Disappointment is a natural part of life, but it shouldn’t have to come from your parents in calculated ways. You can set reasonable expectations for your children and give them rewards for meeting them and reasonable consequences for not without being unnecessarily cruel. When it comes to Halloween candy, as in this post, you can limit how much they collect, tell them they have to share what they get with someone (even you, or better yet if you let them go nuts, and your route promises a bounty, tell them they have to give half of it to an organization that prepares care packages for soldiers or a local food pantry that will accept it or to Ronald McDonald House (will accept in original packaging) or local children’s hospitals), or parcel out what they collect reasonably. They will get over these things (or even gleefully accept…kids are pretty good at being generous if generosity is modeled appropriately, and if you tell them before they go trick-or-treating that “anything more than X” or “half of what they collect” will be going to a deserving cause, they’ll probably excitedly tell everyone about it). Doing it like that teaches them restraint, generosity, and self-control without resorting to cruelty.

      Sep 27, 2014 at 10:17 pm   rating: 90  small thumbs up

    • #13.12   Raichu

      You guys are showing an awfully concerning inability to get the point. The entire point is that it’s not “just candy” to a kid! Stop applying adult perspectives to small children.

      Oct 4, 2014 at 1:22 pm   rating: 90  small thumbs up

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    Sep 23, 2014 at 7:10 pm   rating: 90  small thumbs up

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      Sep 24, 2014 at 10:59 pm   rating: 90  small thumbs up

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      Sep 25, 2014 at 3:43 am   rating: 90  small thumbs up

  • #15   Arhi Mith

    The first sentence is making me REALLY ANGRY here.

    “Sue in Northbrook, Illinois says that some 10 months after tricking her 6-year-old daughter with Jimmy Kimmel’s “I told my kids I ate all their Halloween candy” challenge, little Mia remembered the prank….”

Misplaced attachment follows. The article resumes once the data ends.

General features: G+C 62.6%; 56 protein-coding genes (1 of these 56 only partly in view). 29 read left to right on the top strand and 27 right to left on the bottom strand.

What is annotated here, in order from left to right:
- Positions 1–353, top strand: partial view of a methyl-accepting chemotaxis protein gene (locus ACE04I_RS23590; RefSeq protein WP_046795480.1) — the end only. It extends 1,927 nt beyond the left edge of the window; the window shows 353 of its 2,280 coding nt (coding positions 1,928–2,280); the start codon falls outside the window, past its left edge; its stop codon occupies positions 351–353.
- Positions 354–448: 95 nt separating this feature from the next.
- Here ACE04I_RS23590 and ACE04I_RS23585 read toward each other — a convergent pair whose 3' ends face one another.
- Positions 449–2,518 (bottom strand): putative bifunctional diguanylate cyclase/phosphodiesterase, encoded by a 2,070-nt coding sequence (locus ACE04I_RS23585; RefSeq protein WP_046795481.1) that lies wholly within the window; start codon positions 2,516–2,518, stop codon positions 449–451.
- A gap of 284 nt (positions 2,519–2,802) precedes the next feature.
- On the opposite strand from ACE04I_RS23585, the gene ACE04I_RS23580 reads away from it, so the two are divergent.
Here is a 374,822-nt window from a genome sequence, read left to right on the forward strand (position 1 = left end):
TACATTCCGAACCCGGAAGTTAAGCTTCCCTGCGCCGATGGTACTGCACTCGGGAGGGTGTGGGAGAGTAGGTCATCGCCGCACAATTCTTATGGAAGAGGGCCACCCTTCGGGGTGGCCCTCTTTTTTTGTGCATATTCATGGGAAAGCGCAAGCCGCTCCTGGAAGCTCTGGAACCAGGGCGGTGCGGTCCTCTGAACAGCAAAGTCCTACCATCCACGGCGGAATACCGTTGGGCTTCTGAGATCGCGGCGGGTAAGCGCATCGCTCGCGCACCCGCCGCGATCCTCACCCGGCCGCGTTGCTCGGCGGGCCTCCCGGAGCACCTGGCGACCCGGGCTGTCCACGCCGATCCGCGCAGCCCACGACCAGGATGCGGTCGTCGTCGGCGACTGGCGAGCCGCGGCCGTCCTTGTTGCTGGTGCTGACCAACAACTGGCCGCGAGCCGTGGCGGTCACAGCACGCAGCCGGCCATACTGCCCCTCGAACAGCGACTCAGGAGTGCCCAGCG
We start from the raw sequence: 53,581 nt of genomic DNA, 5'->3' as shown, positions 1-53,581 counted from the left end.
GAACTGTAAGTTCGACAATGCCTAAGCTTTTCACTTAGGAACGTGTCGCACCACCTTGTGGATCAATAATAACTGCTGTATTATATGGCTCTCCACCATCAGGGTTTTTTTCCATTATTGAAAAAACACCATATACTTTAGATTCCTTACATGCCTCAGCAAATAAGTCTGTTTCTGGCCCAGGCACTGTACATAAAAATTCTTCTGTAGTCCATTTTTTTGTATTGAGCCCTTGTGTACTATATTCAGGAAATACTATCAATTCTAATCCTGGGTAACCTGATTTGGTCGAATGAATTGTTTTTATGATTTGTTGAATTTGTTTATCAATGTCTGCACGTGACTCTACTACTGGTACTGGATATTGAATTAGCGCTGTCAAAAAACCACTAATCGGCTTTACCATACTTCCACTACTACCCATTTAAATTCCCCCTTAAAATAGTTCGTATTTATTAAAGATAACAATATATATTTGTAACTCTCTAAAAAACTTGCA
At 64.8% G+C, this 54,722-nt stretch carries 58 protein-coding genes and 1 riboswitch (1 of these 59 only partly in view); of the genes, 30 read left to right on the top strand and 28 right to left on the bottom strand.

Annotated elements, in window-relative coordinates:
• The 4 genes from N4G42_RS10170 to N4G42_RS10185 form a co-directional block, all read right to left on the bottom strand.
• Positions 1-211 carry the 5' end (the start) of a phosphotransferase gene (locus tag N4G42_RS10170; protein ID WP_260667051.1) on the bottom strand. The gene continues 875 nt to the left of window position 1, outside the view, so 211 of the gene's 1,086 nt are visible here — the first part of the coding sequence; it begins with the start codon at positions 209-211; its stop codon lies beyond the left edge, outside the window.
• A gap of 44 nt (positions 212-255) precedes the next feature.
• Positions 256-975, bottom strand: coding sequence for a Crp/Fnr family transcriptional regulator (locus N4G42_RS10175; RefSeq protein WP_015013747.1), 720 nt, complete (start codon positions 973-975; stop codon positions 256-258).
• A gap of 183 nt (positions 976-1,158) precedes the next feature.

Who tricked her daughter? Susan. Who remembered the prank? Mia, the daughter. So, why oh why does it say that Mia remembered the prank after tricking her daughter? No, it does not make sense this way, does it?

    I hate when people confuse subjects and objects in a single sentence.

    Let’s learn the correct way, shall we?

    Susan say that after 10 months after tricking her daughter she was surprised to discover a note addressed to her written by the very same daughter.

    Oooh, I have vented. Not so angry now. Thanks for your kind attention (goes away, muttering).

    Sep 25, 2014 at 8:06 am   rating: 90  small thumbs up

    • #15.1   Arhi Mith

      Yeah, yeah, there is a saying that you can’t critique others on the Internet without making some sort of stupid mistake of your own. It was a typo, ok? A typo-typo-typo (yells hysterically). Susan says. Just as Simple Simon does. And on that note I shall withdraw.

      Sep 25, 2014 at 8:10 am   rating: 90  small thumbs up

    • #15.2   FeRD bang

      You’re both crazy, and mostly-wrong. Your correction isn’t even an improvement.

      You do have a small point, in that the first sentence could be slightly better phrased as, “Sue in Northbrook, Illinois says that some 10 months after she tricked her 6-year-old daughter…” But that’s the only change that’s necessary, and honestly it’s quite sufficiently clear the way it’s written. If anyone’s confusing subjects here, it’s you.

      So, since we’re providing free advice here, I suggest you relax your reading-comprehension a little, and your sphincter a lot. You’ll live longer, and people will be sorrier to see you go.

      Sep 25, 2014 at 10:16 am   rating: 90  small thumbs up

    • #15.3   Arhi Mith

      Both? There is only one of me. I think. And no, not slightly better, your version is way better than mine, but both our versions are correct. The original one is not.

      Sep 25, 2014 at 6:21 pm   rating: 90  small thumbs up

  • #16   larsjaeger

    Thank you for such useful article – your newspaper is one of the best as well – this article helps everyone, the websites,

    Oct 11, 2014 at 1:55 am   rating: 90  small thumbs up

  • #17   Littlest Hobo

    I know I’m really late to the party with this one, but when you have parents beating the shit out of you and lying about who is who in your family, lying about their ages and calling you every horrible name under the sun, telling you they wish you had been aborted, etc fucking etc, THEN you can snivel about a candy lie. Stop being so dumb about a stupid prank. Children expect their parents to love them, cherish them and NOT BEAT THEM, KICK THEM DOWN STAIRS and continually wish you weren’t born. Get over it. Please.

    Oct 18, 2014 at 7:38 am   rating: 90  small thumbs up